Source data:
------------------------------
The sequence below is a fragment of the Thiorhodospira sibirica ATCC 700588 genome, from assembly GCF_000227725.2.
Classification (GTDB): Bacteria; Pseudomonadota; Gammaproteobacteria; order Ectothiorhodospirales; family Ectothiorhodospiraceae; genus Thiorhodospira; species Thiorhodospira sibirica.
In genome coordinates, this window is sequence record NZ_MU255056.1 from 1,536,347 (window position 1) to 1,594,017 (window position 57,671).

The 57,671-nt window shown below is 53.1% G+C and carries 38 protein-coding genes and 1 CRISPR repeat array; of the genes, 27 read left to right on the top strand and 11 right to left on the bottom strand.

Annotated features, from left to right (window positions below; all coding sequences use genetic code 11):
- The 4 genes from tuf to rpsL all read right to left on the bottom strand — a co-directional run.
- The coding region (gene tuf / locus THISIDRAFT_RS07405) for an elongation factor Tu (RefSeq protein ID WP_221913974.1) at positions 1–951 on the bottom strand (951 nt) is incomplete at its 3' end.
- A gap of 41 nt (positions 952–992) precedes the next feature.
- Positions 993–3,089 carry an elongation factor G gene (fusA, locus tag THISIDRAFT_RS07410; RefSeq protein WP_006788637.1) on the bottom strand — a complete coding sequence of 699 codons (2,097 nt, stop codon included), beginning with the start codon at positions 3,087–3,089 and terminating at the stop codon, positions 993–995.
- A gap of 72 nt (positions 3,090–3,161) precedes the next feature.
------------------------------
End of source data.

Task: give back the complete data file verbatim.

The sequence below is a fragment of the Thiorhodospira sibirica ATCC 700588 genome, from assembly GCF_000227725.2.
Classification (GTDB): Bacteria; Pseudomonadota; Gammaproteobacteria; order Ectothiorhodospirales; family Ectothiorhodospiraceae; genus Thiorhodospira; species Thiorhodospira sibirica.
In genome coordinates, this window is sequence record NZ_MU255056.1 from 1,536,347 (window position 1) to 1,594,017 (window position 57,671).

The 57,671-nt window shown below is 53.1% G+C and carries 38 protein-coding genes and 1 CRISPR repeat array; of the genes, 27 read left to right on the top strand and 11 right to left on the bottom strand.

Annotated features, from left to right (window positions below; all coding sequences use genetic code 11):
- The 4 genes from tuf to rpsL all read right to left on the bottom strand — a co-directional run.
- The coding region (gene tuf / locus THISIDRAFT_RS07405) for an elongation factor Tu (RefSeq protein ID WP_221913974.1) at positions 1–951 on the bottom strand (951 nt) is incomplete at its 3' end.
- A gap of 41 nt (positions 952–992) precedes the next feature.
- Positions 993–3,089 carry an elongation factor G gene (fusA, locus tag THISIDRAFT_RS07410; RefSeq protein WP_006788637.1) on the bottom strand — a complete coding sequence of 699 codons (2,097 nt, stop codon included), beginning with the start codon at positions 3,087–3,089 and terminating at the stop codon, positions 993–995.
- A gap of 72 nt (positions 3,090–3,161) precedes the next feature.